January 16, 2018
Like most of the 21,000 people who headed to the Wells Fargo Center on Saturday night to see The Killers show, I remain totally jealous of Tyler Steinbronn three days later.
Nine songs into a 23-track show that was nothing short of amazing (see here, here, here and here for video evidence backing that claim), lead singer Brandon Flowers looked down onto the floor and saw a sign.
“Me + Drums = Reasons,” it read.
It was the 23-year-old Rowan University student’s plea to head up on stage, sit at Ronnie Vannucci’s drum set and perform “For Reasons Unknown” off the band’s 2006 “Sam’s Town” album.
Flowers saw it and asked the audience, "Should we bring him up?” The cheers answered yes, so, bring him up, they did.
Suffice it to say, it was a dream come true for Steinbronn, who performed admirably in the unexpected situation.
On Tuesday afternoon, he told PhillyVoice all about how it came to be.
Born in Northeast Philly, Steinbronn moved to Vineland, Cumberland County when he was of kindergarten age.
He wasn’t much older when he started messing around with his dad’s drum set, becoming a fan of the Las Vegas band in his middle-school years. He first saw them in Camden in 2013 and Saturday marked his fifth time at a Killers show.
A music-industry major in Rowan’s College of Perfoming Arts, Steinbronn had tried a similar gimmick at U2, Coldplay and Killers shows in the past, to no avail. He’d seen others do it, so figured he might as well give a shot. That changed in a remarkable way last weekend.
I was freaking out. It was almost too good to be true. I’m not that lucky!" --Tyler Steinbronn
He and his family were vacationing at Walt Disney World in Florida last week, a trip they cut short by a day so he could go to the concert (and his parents could go to the Eagles game across the street).
He said he got to the arena around noon “after fighting though all that Eagles craziness to wait in line.” While waiting outside for about seven hours, he let fellow fans in on his plans.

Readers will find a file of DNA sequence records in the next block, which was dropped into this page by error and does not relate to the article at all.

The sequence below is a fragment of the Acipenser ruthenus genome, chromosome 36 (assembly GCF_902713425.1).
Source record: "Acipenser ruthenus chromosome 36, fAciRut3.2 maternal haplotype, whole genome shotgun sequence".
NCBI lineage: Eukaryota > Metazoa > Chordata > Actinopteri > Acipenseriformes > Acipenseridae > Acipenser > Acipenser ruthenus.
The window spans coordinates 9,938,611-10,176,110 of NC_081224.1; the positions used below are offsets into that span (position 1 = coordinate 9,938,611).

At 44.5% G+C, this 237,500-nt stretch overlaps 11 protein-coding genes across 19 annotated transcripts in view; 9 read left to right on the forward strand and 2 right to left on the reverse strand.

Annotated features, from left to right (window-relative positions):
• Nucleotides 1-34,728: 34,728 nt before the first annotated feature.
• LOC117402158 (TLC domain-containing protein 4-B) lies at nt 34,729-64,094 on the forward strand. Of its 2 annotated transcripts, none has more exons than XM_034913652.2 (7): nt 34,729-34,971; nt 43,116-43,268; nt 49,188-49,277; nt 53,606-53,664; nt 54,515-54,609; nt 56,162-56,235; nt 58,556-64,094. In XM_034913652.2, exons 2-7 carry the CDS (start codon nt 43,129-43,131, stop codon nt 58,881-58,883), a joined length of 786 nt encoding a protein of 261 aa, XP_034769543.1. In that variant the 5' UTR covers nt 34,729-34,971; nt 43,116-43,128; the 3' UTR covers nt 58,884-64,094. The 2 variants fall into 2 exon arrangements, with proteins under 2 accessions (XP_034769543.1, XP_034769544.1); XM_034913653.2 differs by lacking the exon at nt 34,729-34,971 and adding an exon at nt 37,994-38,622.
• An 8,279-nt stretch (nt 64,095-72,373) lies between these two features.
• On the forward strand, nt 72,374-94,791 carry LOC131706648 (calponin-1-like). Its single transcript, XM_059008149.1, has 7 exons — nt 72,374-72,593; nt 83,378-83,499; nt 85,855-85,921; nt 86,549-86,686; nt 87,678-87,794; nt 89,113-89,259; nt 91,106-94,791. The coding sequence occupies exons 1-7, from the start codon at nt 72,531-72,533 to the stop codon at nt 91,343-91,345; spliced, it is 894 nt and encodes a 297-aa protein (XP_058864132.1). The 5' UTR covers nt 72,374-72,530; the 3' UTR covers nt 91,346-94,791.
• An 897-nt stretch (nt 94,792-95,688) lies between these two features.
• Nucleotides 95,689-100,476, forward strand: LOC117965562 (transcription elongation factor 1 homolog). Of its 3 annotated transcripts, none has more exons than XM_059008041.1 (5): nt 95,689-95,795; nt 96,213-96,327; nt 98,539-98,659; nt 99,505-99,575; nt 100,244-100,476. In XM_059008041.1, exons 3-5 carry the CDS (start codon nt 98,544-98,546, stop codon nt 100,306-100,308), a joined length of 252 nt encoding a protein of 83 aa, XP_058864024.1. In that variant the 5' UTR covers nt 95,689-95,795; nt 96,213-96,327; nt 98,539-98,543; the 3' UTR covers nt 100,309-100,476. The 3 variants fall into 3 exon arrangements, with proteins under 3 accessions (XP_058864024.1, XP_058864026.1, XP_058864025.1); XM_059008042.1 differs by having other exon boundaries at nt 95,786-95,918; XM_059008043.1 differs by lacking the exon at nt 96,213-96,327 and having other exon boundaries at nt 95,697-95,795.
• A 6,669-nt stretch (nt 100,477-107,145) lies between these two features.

Since they would end up standing around him in the general-admission floor area, a plan was hatched: They’d all use their mobile-phone flashlights to illuminate the sign in the hopes of catching the band’s attention.
“I didn’t think they did that type of thing, but then I saw someone get on stage and play piano with them, so I thought this might be a new thing for them,” he explained, noting that he chose that particular song since “they’d never let someone get up there and play ‘Mr. Brightside’ with them.”
“Brandon looked at me and said, ‘What’s going on? You ready?’” he recalled “Then I went over to Ronnie and he said ‘come check (the drum set) out.’
“I sat down and I knew it was going to be so weird to play someone else’s instrument. It’s like sitting in someone else’s car. You have to make those adjustments, but this one just felt like it was set up for me. I was freaking out. It was almost too good to be true. I’m not that lucky!”
Without an earpiece, it was a little difficult to pick up on when he should start drumming, but hearing the bass and vocals helped.
“I know the song. I know the feel of it,” he said. “Ronnie just kept looking at me and smiling. It was weird. At first, I didn’t notice the audience but when I was up there, I was trying to notice every single thing going on by the middle of the song.”
Steinbronn said it was “like an icebox up there” with all the fans designed to keep the performers cool.
All told, his performance lasted a shade under four minutes. When he was done, Vannucci gave him a little bit of whisky that he had left in his cup and his drum sticks.
“He gave me a big hug and said, ‘that was awesome, man,’” Steinbronn recalled. “I must have high-fived 200 people on the way back to my spot.”
He ran into a friend of his who he didn’t even know was at the show. His phone would soon be blowing up with messages from jealous friends.
By the time he got home, his parents were asleep. They’d hear about what happened before he woke up the next morning. His dad was particularly impressed.
“That was a crazy dream that he and his friends always had, talking about what song they’d play if they could get up on stage with Van Halen,” he said.
Rob Loud, a photographer on tour with The Killers, would send him a few shots he’d taken during the performance.
“Just show up and try it. That’s the only way it happens,” he said. “I never got mad when I got turned down before. Finally, it happened.”